Investors for Trans Kalahari truck ports
The governments of South Africa, Botswana and Namibia aim to boost regional trade by improving the efficiency of the Trans Kalahari Corridor network via the establishment of a number of new truck ports along the transport corridors spanning all three countries. Complementing the work of the Walvis Bay Corridor Group in Namibia, the Trans Kalahari Corridor Management Committee, based in Gauteng, South Africa, recently said it is looking for investors for a number of planned truck ports along the route in Namibia, Zambia, Botswana and South Africa. The viability of establishing the truck stops has been confirmed by a feasibility study and investors are now investigating the opportunities for involvement, according to the Trans Kalahari Corridor Secretariat (TKCS).
The network consists of the Trans Kalahari, the Trans Cunene and the Walvis Bay – Ndola – Lubumbashi (Trans Caprivi) Corridors, linking the three countries with each other and with Angola and Zambia.
Primary and secondary sites have been investigated in detail in Namibia, Botswana and South Africa and four new truck stops have been recommended along the Trans Kalahari Corridor. The total investment for the development of the truck stops is estimated at around R55 million for all four truck stops. This excludes the cost of the land, which is expected to be priced at municipal value.
The Trans Kalahari Corridor Management Committee said that transport corridors are important to ensuring the safe and efficient movement of goods between the countries. The governments of South Africa, Botswana and Namibia are therefore keen to take a closer look at the various transport routes through South Africa, Botswana and Namibia. “Industry has indicated that it will support well managed and operated truck stop facilities and that it is prepared to pay for these services. Further business opportunities exist for restaurant / take-away facilities; maintenance facilities; security services and fuel service stations,” the committee said.
An investor profile is available which provides detailed information on the various proposed truck stops including proposed designs, facilities per truck stop, assessments of proposed sites and financial analyses.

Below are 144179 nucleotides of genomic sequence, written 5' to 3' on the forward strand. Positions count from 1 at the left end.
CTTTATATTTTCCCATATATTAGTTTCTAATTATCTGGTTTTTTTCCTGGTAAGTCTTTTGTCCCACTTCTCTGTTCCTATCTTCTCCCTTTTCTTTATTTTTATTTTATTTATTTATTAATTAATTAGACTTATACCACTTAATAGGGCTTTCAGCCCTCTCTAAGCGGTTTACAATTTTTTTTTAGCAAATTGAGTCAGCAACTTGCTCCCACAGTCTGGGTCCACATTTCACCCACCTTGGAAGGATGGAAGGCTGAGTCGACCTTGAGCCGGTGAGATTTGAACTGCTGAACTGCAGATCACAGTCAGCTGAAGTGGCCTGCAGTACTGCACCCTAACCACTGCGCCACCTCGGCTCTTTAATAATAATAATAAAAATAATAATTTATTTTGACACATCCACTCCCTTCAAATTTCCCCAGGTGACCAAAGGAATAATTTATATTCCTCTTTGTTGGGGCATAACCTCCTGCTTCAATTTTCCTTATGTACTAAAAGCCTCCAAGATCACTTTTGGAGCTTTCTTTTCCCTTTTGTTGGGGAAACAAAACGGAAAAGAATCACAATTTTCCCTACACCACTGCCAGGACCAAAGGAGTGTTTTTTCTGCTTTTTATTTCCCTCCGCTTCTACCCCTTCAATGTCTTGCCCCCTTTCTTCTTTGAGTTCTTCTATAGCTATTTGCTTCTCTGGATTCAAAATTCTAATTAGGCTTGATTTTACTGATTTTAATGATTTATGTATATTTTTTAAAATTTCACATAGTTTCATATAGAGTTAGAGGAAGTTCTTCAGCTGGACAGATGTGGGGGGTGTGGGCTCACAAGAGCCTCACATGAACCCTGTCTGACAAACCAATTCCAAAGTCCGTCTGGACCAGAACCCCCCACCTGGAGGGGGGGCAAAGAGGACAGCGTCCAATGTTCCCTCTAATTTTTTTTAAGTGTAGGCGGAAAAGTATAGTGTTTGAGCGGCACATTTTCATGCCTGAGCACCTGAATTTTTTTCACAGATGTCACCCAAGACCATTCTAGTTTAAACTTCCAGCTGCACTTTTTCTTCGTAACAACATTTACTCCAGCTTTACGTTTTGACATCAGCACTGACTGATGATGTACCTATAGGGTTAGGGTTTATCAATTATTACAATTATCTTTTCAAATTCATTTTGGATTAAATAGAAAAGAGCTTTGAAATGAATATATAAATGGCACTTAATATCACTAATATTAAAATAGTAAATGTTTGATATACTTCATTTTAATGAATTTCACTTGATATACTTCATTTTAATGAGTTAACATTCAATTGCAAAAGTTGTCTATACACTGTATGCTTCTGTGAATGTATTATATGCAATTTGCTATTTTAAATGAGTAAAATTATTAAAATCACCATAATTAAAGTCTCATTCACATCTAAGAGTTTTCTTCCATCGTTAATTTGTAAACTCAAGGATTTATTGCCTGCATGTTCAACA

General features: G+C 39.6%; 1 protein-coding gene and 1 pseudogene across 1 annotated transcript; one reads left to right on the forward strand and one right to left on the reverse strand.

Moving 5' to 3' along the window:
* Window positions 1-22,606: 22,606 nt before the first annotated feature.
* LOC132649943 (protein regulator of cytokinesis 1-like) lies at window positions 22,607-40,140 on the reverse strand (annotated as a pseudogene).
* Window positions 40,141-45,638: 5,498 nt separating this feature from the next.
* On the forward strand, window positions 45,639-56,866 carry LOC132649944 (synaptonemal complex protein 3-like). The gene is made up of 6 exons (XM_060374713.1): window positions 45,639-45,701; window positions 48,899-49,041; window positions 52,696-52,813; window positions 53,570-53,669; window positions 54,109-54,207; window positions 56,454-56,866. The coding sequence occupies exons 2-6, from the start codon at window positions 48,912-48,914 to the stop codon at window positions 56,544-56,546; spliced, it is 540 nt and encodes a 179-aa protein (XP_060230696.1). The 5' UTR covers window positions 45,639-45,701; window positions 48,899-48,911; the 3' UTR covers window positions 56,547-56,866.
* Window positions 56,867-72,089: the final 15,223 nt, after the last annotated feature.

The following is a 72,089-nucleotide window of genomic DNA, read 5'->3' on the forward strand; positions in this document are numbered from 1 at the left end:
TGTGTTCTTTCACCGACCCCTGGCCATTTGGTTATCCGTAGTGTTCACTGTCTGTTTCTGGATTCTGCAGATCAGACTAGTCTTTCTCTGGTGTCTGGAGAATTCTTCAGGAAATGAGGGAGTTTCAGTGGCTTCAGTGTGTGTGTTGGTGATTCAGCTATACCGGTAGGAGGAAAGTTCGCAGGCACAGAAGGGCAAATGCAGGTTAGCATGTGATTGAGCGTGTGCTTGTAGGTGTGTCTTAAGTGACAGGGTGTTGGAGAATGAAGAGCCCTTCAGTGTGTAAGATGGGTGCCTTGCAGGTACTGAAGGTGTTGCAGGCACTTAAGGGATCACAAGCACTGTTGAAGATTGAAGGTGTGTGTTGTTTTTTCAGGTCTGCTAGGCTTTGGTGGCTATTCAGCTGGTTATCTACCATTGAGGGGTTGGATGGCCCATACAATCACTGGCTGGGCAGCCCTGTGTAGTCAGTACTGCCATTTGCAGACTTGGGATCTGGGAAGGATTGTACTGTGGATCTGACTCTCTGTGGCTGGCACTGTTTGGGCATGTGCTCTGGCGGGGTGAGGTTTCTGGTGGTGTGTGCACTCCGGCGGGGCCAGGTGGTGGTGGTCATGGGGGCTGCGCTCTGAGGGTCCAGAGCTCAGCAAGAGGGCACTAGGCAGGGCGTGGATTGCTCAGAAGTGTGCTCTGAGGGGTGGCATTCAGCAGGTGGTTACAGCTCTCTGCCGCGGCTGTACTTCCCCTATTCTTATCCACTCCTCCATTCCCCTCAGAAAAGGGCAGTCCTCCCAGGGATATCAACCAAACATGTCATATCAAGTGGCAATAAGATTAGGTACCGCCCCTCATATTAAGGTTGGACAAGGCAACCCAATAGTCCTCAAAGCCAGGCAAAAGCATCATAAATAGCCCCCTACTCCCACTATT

In Namibia and throughout most of southern Africa, the transport routes are mostly road based. Given the long distances associated with many of these routes, and the relative scarcity of urban settlements along the transport corridors, issues of road safety, driver fatigue and cargo security become important considerations.
The feasibility study engaged stakeholders including the transport industry, local and provincial government, government agencies and other allied industries. The investor profile includes detailed recommendations of the facilities required as well as key factors which should be considered. The Trans Kalahari Corridor was completed and commissioned in 1998 and links the Port of Walvis Bay to Lobatse in Botswana and from there to the heartland of South Africa’s industrial province, Gauteng. This corridor has been developed and services the two-way trade between South Africa, Botswana, Europe, the Americas and the Far East. It also consists of an efficient intermodal blueprint for the region, incorporating the ports, air, tarred road and rail networks, as well as being supported by efficient automated border post customs procedures and systems. The current transit time from Gauteng to the Port of Walvis Bay is 48 hours.